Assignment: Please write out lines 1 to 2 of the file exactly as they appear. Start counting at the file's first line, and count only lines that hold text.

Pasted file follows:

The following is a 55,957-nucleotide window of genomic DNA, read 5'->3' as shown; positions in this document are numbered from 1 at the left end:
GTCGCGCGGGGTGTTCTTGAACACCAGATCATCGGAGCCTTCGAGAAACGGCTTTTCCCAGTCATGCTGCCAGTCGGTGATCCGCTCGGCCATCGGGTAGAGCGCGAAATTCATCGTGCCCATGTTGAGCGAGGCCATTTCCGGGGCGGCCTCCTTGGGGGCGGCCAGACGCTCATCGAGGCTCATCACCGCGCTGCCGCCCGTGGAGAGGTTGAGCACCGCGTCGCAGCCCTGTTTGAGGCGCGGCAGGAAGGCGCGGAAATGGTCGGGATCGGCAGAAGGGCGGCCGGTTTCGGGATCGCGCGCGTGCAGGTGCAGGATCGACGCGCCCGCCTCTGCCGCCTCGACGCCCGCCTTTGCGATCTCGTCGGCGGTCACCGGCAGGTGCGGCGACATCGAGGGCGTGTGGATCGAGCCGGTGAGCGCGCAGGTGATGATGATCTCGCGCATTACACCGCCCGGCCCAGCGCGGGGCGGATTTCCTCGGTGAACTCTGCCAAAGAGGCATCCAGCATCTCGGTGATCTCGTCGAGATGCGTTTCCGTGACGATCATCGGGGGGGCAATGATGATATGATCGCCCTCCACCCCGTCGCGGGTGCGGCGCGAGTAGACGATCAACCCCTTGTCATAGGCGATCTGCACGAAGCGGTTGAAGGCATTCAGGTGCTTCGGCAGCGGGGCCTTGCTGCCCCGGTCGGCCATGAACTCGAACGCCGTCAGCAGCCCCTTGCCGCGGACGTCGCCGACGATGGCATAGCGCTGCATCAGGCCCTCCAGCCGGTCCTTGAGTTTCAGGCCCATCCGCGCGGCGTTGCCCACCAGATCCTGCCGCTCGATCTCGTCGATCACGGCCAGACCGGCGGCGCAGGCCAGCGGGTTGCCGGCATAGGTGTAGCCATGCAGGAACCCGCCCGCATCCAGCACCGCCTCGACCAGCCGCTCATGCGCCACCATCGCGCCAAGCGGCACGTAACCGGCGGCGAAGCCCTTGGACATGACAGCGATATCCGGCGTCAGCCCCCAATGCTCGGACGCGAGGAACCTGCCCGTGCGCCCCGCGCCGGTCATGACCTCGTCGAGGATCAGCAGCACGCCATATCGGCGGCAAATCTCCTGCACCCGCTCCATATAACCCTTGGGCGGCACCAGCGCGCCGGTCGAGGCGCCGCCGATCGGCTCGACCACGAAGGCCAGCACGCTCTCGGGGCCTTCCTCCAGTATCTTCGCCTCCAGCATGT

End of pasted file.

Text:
The following is a 55,957-nucleotide window of genomic DNA, read 5'->3' as shown; positions in this document are numbered from 1 at the left end:
GTCGCGCGGGGTGTTCTTGAACACCAGATCATCGGAGCCTTCGAGAAACGGCTTTTCCCAGTCATGCTGCCAGTCGGTGATCCGCTCGGCCATCGGGTAGAGCGCGAAATTCATCGTGCCCATGTTGAGCGAGGCCATTTCCGGGGCGGCCTCCTTGGGGGCGGCCAGACGCTCATCGAGGCTCATCACCGCGCTGCCGCCCGTGGAGAGGTTGAGCACCGCGTCGCAGCCCTGTTTGAGGCGCGGCAGGAAGGCGCGGAAATGGTCGGGATCGGCAGAAGGGCGGCCGGTTTCGGGATCGCGCGCGTGCAGGTGCAGGATCGACGCGCCCGCCTCTGCCGCCTCGACGCCCGCCTTTGCGATCTCGTCGGCGGTCACCGGCAGGTGCGGCGACATCGAGGGCGTGTGGATCGAGCCGGTGAGCGCGCAGGTGATGATGATCTCGCGCATTACACCGCCCGGCCCAGCGCGGGGCGGATTTCCTCGGTGAACTCTGCCAAAGAGGCATCCAGCATCTCGGTGATCTCGTCGAGATGCGTTTCCGTGACGATCATCGGGGGGGCAATGATGATATGATCGCCCTCCACCCCGTCGCGGGTGCGGCGCGAGTAGACGATCAACCCCTTGTCATAGGCGATCTGCACGAAGCGGTTGAAGGCATTCAGGTGCTTCGGCAGCGGGGCCTTGCTGCCCCGGTCGGCCATGAACTCGAACGCCGTCAGCAGCCCCTTGCCGCGGACGTCGCCGACGATGGCATAGCGCTGCATCAGGCCCTCCAGCCGGTCCTTGAGTTTCAGGCCCATCCGCGCGGCGTTGCCCACCAGATCCTGCCGCTCGATCTCGTCGATCACGGCCAGACCGGCGGCGCAGGCCAGCGGGTTGCCGGCATAGGTGTAGCCATGCAGGAACCCGCCCGCATCCAGCACCGCCTCGACCAGCCGCTCATGCGCCACCATCGCGCCAAGCGGCACGTAACCGGCGGCGAAGCCCTTGGACATGACAGCGATATCCGGCGTCAGCCCCCAATGCTCGGACGCGAGGAACCTGCCCGTGCGCCCCGCGCCGGTCATGACCTCGTCGAGGATCAGCAGCACGCCATATCGGCGGCAAATCTCCTGCACCCGCTCCATATAACCCTTGGGCGGCACCAGCGCGCCGGTCGAGGCGCCGCCGATCGGCTCGACCACGAAGGCCAGCACGCTCTCGGGGCCTTCCTCCAGTATCTTCGCCTCCAGCATGT